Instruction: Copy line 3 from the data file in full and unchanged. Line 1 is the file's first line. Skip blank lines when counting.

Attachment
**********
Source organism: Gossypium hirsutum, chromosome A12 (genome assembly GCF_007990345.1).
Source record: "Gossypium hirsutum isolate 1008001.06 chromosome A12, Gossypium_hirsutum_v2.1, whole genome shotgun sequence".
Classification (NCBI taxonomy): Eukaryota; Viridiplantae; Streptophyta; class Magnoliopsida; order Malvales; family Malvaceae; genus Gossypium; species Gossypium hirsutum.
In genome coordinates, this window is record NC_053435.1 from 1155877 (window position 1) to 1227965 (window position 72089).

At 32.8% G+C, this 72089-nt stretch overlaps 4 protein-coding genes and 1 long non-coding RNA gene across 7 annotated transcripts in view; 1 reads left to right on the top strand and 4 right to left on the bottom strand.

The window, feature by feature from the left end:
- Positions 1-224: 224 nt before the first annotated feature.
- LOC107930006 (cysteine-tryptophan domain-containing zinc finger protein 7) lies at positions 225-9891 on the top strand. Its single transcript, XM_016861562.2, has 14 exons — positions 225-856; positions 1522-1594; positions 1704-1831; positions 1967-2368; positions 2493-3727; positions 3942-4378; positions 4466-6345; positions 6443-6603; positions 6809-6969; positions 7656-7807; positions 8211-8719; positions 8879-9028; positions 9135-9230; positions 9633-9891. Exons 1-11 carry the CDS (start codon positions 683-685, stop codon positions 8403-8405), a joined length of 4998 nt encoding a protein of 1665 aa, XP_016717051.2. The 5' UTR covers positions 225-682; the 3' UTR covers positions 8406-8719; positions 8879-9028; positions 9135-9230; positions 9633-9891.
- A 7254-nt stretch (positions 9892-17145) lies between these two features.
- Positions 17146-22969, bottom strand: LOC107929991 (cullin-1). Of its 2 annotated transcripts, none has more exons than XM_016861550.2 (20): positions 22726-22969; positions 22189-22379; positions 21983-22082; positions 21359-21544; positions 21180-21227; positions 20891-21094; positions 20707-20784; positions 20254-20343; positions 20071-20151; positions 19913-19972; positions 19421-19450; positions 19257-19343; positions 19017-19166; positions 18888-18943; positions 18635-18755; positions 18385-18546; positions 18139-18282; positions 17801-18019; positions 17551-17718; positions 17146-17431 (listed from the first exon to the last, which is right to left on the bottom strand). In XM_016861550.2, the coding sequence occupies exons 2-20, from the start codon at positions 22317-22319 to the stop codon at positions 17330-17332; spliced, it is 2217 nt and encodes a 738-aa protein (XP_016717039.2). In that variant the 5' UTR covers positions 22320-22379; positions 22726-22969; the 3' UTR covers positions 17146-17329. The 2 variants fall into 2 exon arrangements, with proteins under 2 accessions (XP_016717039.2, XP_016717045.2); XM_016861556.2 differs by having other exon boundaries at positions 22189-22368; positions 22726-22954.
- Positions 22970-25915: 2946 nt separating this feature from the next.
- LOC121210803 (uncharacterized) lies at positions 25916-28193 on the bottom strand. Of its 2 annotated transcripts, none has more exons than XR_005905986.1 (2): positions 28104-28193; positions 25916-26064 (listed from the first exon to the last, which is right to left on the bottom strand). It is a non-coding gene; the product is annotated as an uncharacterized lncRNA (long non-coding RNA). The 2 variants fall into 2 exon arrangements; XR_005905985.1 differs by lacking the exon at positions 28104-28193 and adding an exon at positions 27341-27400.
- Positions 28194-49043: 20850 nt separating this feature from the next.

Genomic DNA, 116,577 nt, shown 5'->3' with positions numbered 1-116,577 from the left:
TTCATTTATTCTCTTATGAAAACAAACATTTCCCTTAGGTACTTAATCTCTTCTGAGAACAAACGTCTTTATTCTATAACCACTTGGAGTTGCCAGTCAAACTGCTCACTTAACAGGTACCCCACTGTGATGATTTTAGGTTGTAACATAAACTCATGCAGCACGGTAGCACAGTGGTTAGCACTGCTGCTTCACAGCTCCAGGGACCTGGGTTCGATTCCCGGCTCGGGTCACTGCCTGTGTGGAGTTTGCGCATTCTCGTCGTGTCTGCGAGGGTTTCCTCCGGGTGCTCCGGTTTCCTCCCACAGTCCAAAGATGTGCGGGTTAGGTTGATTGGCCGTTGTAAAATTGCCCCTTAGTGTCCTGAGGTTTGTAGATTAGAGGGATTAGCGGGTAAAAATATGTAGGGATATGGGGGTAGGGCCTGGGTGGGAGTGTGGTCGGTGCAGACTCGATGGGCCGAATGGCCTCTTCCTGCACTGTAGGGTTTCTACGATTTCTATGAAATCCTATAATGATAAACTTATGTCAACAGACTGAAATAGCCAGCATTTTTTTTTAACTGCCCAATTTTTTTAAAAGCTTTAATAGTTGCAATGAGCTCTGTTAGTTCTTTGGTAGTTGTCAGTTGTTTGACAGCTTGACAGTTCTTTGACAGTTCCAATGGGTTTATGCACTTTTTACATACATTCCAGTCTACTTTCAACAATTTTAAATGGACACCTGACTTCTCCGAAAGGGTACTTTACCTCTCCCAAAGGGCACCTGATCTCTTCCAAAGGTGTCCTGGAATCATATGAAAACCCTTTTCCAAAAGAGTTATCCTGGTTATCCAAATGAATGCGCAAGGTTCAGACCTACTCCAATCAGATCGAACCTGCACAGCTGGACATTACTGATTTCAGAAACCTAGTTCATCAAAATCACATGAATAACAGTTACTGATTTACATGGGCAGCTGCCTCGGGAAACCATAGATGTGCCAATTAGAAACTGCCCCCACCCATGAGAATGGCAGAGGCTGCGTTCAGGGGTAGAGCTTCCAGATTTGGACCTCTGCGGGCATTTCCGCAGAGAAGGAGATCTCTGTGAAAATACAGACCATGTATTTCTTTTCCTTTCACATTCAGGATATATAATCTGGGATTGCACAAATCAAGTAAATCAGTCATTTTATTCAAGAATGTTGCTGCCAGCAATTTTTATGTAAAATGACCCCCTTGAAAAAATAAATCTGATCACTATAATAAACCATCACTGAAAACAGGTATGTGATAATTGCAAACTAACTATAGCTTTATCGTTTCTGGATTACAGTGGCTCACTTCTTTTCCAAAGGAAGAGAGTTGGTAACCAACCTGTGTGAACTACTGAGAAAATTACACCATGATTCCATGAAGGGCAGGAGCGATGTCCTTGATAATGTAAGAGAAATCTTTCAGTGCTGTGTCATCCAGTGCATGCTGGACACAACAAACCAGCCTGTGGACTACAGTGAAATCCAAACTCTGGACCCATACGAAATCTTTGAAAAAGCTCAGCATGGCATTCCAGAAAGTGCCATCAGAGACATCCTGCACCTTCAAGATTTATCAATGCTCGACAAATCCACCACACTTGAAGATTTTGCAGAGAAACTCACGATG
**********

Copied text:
Classification (NCBI taxonomy): Eukaryota; Viridiplantae; Streptophyta; class Magnoliopsida; order Malvales; family Malvaceae; genus Gossypium; species Gossypium hirsutum.